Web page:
As students who are directly affected by the cost of tuition, we believe it is important to explain why a fourth straight tuition freeze for resident undergraduate students at our public universities is so important for Maryland.
Even with tuition frozen for three years, student costs have increased. Since 2005, mandatory fees for students (for parking, student unions and recreation services) have increased 15 percent; room, by 14 percent; and board, by 13 percent at the University of Maryland, College Park. Couple these increases with the rising costs of textbooks (increasing at four times the rate of inflation), transportation and other associated costs, and an in-state student's annual bill can reach more than $20,000.
Most students in the University System of Maryland are not wealthy. Our parents are teachers, government workers, nurses and police officers. This economic crisis has hit our families hard, and we need any financial break we can get to continue pursuing a college degree - which will better position us to contribute to Maryland's vibrant, knowledge-based economy.
We need a tuition freeze to help keep costs affordable so that we can stay enrolled. Maryland is witnessing an amazing transformation in public higher education. New facilities are being built on campuses across the state, and academic standards continue to rise. The state's public universities are ranked among the nation's best and are educating more students than ever. At the same time, our classes are more racially and socioeconomically diverse than previous classes.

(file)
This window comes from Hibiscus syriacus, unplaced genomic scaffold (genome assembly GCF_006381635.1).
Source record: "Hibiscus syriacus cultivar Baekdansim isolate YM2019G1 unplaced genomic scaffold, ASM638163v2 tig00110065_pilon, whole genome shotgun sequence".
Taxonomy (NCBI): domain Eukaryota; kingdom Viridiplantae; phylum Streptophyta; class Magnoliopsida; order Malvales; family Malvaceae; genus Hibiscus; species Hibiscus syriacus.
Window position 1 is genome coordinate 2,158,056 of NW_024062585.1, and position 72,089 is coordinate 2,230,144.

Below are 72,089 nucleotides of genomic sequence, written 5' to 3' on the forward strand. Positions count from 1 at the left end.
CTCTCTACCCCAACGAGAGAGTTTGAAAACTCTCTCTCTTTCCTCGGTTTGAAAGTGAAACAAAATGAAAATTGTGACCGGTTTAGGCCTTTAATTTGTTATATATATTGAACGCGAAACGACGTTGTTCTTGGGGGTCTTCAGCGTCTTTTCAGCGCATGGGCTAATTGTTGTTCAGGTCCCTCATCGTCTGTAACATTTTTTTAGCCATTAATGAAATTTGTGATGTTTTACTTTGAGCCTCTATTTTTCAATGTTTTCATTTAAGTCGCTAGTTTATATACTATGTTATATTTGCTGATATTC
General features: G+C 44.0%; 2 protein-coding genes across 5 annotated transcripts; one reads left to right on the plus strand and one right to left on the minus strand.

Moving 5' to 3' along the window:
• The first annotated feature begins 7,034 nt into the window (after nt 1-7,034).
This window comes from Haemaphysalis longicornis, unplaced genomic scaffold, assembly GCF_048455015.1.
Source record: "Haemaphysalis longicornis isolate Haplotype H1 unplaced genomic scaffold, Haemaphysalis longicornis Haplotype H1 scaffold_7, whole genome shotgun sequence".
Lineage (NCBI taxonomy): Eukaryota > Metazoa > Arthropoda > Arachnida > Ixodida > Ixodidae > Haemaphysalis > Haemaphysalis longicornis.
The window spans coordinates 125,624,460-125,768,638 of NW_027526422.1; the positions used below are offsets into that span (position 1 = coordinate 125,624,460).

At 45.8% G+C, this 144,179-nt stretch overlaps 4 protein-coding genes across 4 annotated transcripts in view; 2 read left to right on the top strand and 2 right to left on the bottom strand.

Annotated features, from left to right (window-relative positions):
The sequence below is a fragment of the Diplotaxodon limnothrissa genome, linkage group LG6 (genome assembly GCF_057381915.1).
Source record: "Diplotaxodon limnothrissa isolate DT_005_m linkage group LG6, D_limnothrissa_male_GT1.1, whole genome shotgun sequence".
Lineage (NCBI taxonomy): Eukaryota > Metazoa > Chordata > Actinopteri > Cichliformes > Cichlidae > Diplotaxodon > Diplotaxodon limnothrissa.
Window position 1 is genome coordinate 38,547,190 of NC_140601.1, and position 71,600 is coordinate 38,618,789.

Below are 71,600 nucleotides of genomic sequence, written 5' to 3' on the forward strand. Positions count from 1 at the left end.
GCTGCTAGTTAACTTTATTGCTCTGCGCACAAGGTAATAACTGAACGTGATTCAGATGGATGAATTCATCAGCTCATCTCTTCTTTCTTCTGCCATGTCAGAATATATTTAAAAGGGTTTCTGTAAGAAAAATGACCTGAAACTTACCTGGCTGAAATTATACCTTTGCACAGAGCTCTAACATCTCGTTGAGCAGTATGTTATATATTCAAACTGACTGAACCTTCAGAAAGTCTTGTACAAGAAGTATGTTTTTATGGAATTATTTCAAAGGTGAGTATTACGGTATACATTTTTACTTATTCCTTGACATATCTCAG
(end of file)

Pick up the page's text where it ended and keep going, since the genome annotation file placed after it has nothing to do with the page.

Continuing the tuition freeze will not hinder this growth at all. To the contrary, it will help open doors for more Marylanders to share the outstanding opportunity of attending a public university. The proposed freeze would cost the state $16 million, a small fraction of the more than $1 billion in state investment in higher education each year.
"Governing is choosing," and Gov. Martin O'Malley has chosen to invest in Maryland's future, so that we can fill the jobs of our state's advancing economy. This is a long-term, worthwhile strategy for investing in the minds needed for Maryland's future success.
Jonathan Sachs is Student Government Association president at the University of Maryland, College Park. Josh Michael is a student member of the University System of Maryland Board of Regents and a UMBC student.